Former U.S. Special Representative to the U.N. agencies in Rome (and former U.S. Representative), Ambassador Tony Hall, his wife Janet, their daughter Jyl and her husband Ryan joined us for dinner. Apparently during their years in Rome, Mrs. Hall was a regular participant of the Centre’s ongoing formation program, the Vincent Pallotti Institute, and she and Ambassador Hall became regular guests and friends of the Lay Centre.

Now back home in the States, they were in Rome for a few days and were able to stop by to see the new location and meet the new members of the community. Ambassador Hall shared with us some reflections on his dedication to eradicate hunger and malnutrition in our world, and gave witness to the fact that it was his faith in Christ, and the conviction of the Gospel, that moved him to spend so much of his life in service to those most in need.

 Jyl and Ryan – who, as it turns out, is a native of Bellingham, WA –came across the Adriatic from Macedonia where they are involved in a ministry sponsored by Faith and Learning International. Between sports and art, they are reaching hundreds of youth in the context of a broader outreach in the Balkans. You can read their blog here:

Daniel Roberts, Dr. Adam Afterman, AJ, Naomi Schenck

Daniel Roberts, Dr. Adam Afterman, AJ, Naomi Shank

We were also honored to have Ms. Naomi Shank, director of the Russell Berrie Fellowship program, Mr. Daniel Roberts, director of the Institute for International Education’s Europe Office (IIE), and Dr. Adam Afterman of Hebrew University and the Shalom Hartman Institute in Jerusalem. As you know, my studies at the Angelicum are being funded by one of the Russell Berrie Fellowships, which is coordinated through the IIE, and a part of our fellowship is a seminar in the Holy Land coordinated by Dr. Afterman and the Hartman Institute, so it was a particularly welcome opportunity for me to put faces with the names of those responsible for my grant.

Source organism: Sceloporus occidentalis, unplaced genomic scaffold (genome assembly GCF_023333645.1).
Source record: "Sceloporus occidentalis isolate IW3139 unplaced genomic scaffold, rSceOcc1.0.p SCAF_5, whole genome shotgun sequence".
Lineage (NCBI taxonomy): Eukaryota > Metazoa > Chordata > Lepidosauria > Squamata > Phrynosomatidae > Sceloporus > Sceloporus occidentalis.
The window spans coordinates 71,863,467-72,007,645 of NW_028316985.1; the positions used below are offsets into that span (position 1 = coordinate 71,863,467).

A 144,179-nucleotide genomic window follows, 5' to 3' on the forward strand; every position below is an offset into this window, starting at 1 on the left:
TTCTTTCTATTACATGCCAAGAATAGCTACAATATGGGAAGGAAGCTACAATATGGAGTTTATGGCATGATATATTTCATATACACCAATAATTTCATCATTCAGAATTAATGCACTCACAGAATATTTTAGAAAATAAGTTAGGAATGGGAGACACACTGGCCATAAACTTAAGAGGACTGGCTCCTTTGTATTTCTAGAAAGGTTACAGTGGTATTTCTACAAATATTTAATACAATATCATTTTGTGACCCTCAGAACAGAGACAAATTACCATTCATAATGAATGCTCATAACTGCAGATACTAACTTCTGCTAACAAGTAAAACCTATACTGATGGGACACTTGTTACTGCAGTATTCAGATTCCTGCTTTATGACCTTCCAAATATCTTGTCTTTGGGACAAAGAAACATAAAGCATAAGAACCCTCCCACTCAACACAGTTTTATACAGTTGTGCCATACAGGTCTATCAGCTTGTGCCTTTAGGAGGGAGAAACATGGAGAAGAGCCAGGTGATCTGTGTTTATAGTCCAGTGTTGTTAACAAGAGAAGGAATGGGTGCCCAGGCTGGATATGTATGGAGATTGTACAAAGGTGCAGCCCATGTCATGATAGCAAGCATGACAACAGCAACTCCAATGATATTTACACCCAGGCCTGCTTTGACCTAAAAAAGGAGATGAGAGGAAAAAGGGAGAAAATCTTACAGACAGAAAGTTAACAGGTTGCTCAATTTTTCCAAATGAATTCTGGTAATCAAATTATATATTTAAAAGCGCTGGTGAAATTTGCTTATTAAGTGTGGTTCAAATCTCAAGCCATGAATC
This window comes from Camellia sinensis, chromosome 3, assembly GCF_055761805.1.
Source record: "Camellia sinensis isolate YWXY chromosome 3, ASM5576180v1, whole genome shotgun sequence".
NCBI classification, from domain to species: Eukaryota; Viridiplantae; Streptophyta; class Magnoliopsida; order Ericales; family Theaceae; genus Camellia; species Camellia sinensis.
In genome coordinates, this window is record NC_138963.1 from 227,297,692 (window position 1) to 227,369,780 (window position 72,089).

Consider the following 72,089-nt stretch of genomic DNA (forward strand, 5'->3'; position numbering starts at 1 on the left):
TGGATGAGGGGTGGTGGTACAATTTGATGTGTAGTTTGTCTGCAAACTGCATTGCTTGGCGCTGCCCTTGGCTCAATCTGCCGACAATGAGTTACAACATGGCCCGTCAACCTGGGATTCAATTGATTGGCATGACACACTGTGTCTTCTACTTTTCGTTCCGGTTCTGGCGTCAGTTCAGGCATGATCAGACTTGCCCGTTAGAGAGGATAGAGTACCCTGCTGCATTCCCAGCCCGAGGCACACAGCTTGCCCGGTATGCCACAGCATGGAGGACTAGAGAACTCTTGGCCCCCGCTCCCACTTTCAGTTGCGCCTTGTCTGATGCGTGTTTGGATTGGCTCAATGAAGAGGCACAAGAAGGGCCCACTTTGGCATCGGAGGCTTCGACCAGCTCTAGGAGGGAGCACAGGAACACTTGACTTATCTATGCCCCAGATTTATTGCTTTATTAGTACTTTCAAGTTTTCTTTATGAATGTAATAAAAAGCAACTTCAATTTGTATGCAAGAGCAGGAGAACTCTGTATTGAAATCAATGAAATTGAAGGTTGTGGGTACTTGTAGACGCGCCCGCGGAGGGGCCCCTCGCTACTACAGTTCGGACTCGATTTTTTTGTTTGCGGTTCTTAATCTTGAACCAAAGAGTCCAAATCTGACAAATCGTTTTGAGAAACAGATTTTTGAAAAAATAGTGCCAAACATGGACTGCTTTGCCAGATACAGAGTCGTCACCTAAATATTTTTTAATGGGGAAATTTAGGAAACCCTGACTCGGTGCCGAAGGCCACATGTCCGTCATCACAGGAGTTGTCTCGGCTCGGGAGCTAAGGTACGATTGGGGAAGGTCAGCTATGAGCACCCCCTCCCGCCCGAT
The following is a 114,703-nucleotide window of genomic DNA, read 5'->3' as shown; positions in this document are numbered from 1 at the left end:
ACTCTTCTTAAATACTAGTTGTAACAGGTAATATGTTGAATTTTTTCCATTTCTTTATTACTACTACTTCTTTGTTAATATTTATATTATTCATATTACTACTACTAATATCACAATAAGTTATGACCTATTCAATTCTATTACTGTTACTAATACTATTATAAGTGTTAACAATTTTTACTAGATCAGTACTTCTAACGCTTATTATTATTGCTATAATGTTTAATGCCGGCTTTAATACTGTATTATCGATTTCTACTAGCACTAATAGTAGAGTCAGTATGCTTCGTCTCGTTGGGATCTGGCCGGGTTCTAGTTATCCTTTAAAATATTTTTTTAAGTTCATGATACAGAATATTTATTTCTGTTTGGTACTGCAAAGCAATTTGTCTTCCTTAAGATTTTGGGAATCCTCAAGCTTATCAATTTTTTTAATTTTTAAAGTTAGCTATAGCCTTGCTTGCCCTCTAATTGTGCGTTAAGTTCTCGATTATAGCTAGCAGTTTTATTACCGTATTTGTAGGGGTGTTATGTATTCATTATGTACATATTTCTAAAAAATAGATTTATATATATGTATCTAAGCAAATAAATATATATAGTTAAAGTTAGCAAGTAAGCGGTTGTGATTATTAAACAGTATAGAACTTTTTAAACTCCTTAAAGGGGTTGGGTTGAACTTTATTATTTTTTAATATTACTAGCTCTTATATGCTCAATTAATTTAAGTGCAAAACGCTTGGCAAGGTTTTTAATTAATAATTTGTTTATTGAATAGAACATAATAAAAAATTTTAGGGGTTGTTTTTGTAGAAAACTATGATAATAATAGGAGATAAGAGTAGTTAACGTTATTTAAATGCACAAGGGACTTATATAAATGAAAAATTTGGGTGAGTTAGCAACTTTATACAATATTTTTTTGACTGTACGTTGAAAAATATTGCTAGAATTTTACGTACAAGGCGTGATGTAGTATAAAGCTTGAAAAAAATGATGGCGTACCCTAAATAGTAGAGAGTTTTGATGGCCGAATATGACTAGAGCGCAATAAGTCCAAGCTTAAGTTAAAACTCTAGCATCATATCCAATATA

Finally, complete with Caribinieri escort, the newly appointed U.S. Special Representative to the U.N. agencies in Rome, Ambassador Ertharin Cousin, joined us just as Ambassador Hall was beginning his after dinner remarks. Having just arrived to her post the same day I arrived in Rome, not quite two weeks ago, that she was willing to find time to join us was indicative both to the Ambassadors own commitment to interfaith and inter-cultural dialogue and reconciliation, and to the value of the Lay Centre in the life of Rome as a place where the dialogues of life, charity, and hospitality coincide with the dialogue of truth.

Ambassador Ertharin Cousin

Ambassador Ertharin Cousin

For those who do not know – and I certainly did not – the U.S. mission to the U.N. Agencies in Rome is our relationship with the U.N. Agencies for Food and Agriculture, including the Food and Agriculture Organization, the World Food Program and the International Fund for Agricultural Development. It is also responsible for overseeing U.S. participation in the International Development Law Organization, the International Institute for the Unification of Private Law, and the International Center for the Study and Preservation of Cultural Property.

A.J. Boyd

CNS photo Easter Vigil 2018

Easter Vigil 2018 (Credit Catholic News Service)

Originally from the Seattle area and with nearly a decade of ministry experience there, I currently teach theology and religious studies for a pontifical seminary and various U.S. and U.K. study-abroad programs in Rome, specializing in ecclesiology, ecumenism, comparative religion and interreligious dialogue,  and the Church of Rome.

I moved to Rome in 2009 as a Russell Berrie Fellow in Interreligious Studies. After two years of full time study, I was asked to staff the John Paul II Center for Interreligious Dialogue and direct the Fellows and visiting faculty in Rome. While in that role I started my doctorate and began teaching, both in 2013. In the last seven years I have taught an average of four courses a semester at three different institutions, while slowly plugging away at the dissertation I meant to finish back in 2016. My record is nine courses, at four institutions, in one semester. I do not advise it.